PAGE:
|Posted: September 10, 2015, 8:46 am - IP Logged|
I've had this thought sloshing around in my noggin for a while. Hoping to plant the seed of an idea into the head of all the lottery officials out there. It's just a crazy idea afterall.
My analogy is that all the multi-state lottos are like a 3rd party candidates to each other. They are competing against each other and thus keeping the jackpots low. That's my theory. They should join. There should be one nation wide lotto, available in all the states that currently have lottos anyway. This relates to another state and city lotto idea I have, and thought that I could create a system to make them all similar. State and city lottos would be available only if that locale wants such a thing.
In English, city = 4 letters, state = 5 and nation = 6. Perfect, I'll use 4/5/6 in my idea. Let's have city games where they pick 4 numbers from a pool, states pick 5 numbers from a pool, and national picks 6 numbers from a pool. How large is the pool? That depends on the population of the locale.
Let's say Los Angeles wants a city lottery. The population of LA is approx. 3.9 million in 2013. The nCr for Los Angeles would be 100C4 = 3,921,225. This way the odds roughly equal the population. It's up to the city if it wants to run such a game. A smaller city, such as San Luis Obispo, with a population of approx 46,377 would run a 34C4 = 46,376. Yes, it took a long time for me to find a population that nearly exactly matched.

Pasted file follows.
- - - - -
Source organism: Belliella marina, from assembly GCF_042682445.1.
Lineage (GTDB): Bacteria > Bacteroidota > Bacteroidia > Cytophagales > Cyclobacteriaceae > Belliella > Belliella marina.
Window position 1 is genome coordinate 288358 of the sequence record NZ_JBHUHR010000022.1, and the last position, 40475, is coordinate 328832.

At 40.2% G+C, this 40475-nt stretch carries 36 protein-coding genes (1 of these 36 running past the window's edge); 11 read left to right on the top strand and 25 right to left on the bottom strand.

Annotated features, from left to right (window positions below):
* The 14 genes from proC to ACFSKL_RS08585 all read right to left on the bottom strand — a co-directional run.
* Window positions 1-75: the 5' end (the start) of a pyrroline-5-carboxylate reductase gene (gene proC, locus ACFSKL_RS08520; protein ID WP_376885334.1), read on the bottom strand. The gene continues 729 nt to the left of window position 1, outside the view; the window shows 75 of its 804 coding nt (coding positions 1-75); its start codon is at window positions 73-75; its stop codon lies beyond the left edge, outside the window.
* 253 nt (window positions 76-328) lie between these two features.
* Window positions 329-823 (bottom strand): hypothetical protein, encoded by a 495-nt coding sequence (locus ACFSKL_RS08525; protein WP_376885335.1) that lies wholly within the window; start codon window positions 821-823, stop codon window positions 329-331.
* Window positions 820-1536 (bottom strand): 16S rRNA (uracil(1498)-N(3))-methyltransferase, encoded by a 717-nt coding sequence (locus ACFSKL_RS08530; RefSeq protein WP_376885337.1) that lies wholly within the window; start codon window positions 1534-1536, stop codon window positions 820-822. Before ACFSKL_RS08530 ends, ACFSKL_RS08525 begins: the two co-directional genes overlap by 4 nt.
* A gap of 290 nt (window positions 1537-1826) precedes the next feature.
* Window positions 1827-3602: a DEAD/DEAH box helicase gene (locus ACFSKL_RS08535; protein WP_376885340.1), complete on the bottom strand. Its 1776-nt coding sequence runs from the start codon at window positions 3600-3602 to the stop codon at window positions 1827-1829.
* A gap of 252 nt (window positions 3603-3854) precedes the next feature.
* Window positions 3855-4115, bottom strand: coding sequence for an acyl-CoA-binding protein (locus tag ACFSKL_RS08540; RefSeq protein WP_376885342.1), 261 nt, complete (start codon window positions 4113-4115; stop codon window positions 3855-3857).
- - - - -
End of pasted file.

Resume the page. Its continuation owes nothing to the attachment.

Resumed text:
Follow the same logic for states. Cali, with a population of approx. 38.8 million in 2014 would run an 87C5 = 36,949,857 until their population reached ~39,176,000 when they switch to an 88c5.
The US national lotto would be an 80C6 = 300,500,200, which closely matches the approx. population of 318.9 million in 2014. When the population grows enough, they switch to an 81c6.
I would imagine that the frequency of changes, requiring new cards, scanners, etc, would put off some people. I think this best suited for online play only, or at an electronic lotto keyosk/vending machine. Maybe the registration of lotto players would be a great way to invent a voter registration as well. Who knows? Maybe the states can get both ideas implemented for the same price. I'm either full of ideas or full of it. :-)
Maybe the pool is too large in these examples? Maybe the pool should be 1/2 the population?
I'd appreciate any feedback. Thanks, and good luck!